Sir Patrick Moore CBE FRS FRAS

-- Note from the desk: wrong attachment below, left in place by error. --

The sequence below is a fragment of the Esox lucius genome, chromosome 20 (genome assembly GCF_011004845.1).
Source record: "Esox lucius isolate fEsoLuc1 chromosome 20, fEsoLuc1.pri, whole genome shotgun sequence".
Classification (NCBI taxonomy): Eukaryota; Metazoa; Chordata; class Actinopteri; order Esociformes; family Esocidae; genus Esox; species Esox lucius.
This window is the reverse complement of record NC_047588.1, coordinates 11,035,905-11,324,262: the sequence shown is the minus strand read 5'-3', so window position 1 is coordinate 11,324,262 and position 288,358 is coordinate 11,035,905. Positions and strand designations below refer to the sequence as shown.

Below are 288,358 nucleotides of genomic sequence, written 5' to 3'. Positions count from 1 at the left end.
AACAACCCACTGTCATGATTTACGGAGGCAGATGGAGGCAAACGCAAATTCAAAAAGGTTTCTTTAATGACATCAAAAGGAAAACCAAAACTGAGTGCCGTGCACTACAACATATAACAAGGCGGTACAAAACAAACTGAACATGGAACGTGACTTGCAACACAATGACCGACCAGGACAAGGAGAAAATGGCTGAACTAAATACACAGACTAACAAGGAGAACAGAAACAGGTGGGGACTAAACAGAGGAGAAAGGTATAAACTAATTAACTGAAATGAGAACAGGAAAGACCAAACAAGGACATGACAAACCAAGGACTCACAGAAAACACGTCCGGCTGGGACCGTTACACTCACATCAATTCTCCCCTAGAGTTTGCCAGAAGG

Writer, Amateur Astronomer and Television personality Sir Patrick Moore CBE FRS FRAS, sadly passed away on 9th December 2012 aged 89. He was Born 4 March 1923, in Pinner, Middlesex, on March 4 1923, and was the son of Captain Charles Caldwell-Moore, MC. Later the family moved to Sussex, where Patrick was to live for the rest of his life. He was educated at home owing to ill health, and wrote his first scientific paper at the age of 13 — his chosen subject was the features in a lunar crater he had seen through a small telescope. At the end of 1941 he joined the RAF to train for aircrew duties during World War II; however his fiancée was killed by a bomb during the war. during 1943 left for Canada for training as a navigator. He was commissioned in June 1944 and completed his training at a bomber conversion unit at Lossiemouth in northern Scotland but, due to epilepsy, was declared medically unfit for further flying duties and He left the Service in 1947.